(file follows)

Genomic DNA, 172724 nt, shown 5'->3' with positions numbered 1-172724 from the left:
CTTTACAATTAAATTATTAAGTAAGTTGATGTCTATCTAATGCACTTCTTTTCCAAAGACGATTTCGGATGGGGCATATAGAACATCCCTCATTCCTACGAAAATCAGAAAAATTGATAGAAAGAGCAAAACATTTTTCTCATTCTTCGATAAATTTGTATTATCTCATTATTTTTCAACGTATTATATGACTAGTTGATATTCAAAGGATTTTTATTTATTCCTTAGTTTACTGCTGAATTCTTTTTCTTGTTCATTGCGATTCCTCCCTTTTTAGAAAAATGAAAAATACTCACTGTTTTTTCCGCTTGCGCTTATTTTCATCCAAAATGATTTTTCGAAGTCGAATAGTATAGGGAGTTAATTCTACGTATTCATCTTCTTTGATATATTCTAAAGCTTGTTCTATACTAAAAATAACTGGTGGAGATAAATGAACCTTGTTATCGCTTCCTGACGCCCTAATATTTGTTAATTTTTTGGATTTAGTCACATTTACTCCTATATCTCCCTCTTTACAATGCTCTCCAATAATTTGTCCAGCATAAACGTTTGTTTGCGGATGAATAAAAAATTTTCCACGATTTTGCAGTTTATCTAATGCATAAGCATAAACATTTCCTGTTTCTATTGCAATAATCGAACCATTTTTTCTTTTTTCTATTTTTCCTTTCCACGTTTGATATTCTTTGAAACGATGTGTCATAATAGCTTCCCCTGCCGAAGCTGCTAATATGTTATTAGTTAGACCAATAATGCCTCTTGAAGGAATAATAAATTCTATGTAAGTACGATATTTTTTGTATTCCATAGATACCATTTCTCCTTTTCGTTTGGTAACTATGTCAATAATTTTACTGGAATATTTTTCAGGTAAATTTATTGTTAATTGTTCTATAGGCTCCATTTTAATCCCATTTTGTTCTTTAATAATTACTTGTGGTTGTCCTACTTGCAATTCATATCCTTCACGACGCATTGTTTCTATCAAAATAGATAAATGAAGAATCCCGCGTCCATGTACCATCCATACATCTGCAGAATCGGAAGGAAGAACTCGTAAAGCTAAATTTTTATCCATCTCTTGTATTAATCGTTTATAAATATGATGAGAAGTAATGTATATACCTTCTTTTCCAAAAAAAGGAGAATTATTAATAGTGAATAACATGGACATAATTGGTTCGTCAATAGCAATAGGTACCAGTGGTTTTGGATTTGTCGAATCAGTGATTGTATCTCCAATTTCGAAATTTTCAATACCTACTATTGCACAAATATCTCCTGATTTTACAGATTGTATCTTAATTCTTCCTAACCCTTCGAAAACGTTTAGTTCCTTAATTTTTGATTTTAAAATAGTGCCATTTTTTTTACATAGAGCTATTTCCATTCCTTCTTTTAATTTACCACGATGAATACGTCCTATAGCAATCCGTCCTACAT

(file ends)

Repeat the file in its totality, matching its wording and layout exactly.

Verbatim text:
Genomic DNA, 172724 nt, shown 5'->3' with positions numbered 1-172724 from the left:
CTTTACAATTAAATTATTAAGTAAGTTGATGTCTATCTAATGCACTTCTTTTCCAAAGACGATTTCGGATGGGGCATATAGAACATCCCTCATTCCTACGAAAATCAGAAAAATTGATAGAAAGAGCAAAACATTTTTCTCATTCTTCGATAAATTTGTATTATCTCATTATTTTTCAACGTATTATATGACTAGTTGATATTCAAAGGATTTTTATTTATTCCTTAGTTTACTGCTGAATTCTTTTTCTTGTTCATTGCGATTCCTCCCTTTTTAGAAAAATGAAAAATACTCACTGTTTTTTCCGCTTGCGCTTATTTTCATCCAAAATGATTTTTCGAAGTCGAATAGTATAGGGAGTTAATTCTACGTATTCATCTTCTTTGATATATTCTAAAGCTTGTTCTATACTAAAAATAACTGGTGGAGATAAATGAACCTTGTTATCGCTTCCTGACGCCCTAATATTTGTTAATTTTTTGGATTTAGTCACATTTACTCCTATATCTCCCTCTTTACAATGCTCTCCAATAATTTGTCCAGCATAAACGTTTGTTTGCGGATGAATAAAAAATTTTCCACGATTTTGCAGTTTATCTAATGCATAAGCATAAACATTTCCTGTTTCTATTGCAATAATCGAACCATTTTTTCTTTTTTCTATTTTTCCTTTCCACGTTTGATATTCTTTGAAACGATGTGTCATAATAGCTTCCCCTGCCGAAGCTGCTAATATGTTATTAGTTAGACCAATAATGCCTCTTGAAGGAATAATAAATTCTATGTAAGTACGATATTTTTTGTATTCCATAGATACCATTTCTCCTTTTCGTTTGGTAACTATGTCAATAATTTTACTGGAATATTTTTCAGGTAAATTTATTGTTAATTGTTCTATAGGCTCCATTTTAATCCCATTTTGTTCTTTAATAATTACTTGTGGTTGTCCTACTTGCAATTCATATCCTTCACGACGCATTGTTTCTATCAAAATAGATAAATGAAGAATCCCGCGTCCATGTACCATCCATACATCTGCAGAATCGGAAGGAAGAACTCGTAAAGCTAAATTTTTATCCATCTCTTGTATTAATCGTTTATAAATATGATGAGAAGTAATGTATATACCTTCTTTTCCAAAAAAAGGAGAATTATTAATAGTGAATAACATGGACATAATTGGTTCGTCAATAGCAATAGGTACCAGTGGTTTTGGATTTGTCGAATCAGTGATTGTATCTCCAATTTCGAAATTTTCAATACCTACTATTGCACAAATATCTCCTGATTTTACAGATTGTATCTTAATTCTTCCTAACCCTTCGAAAACGTTTAGTTCCTTAATTTTTGATTTTAAAATAGTGCCATTTTTTTTACATAGAGCTATTTCCATTCCTTCTTTTAATTTACCACGATGAATACGTCCTATAGCAATCCGTCCTACAT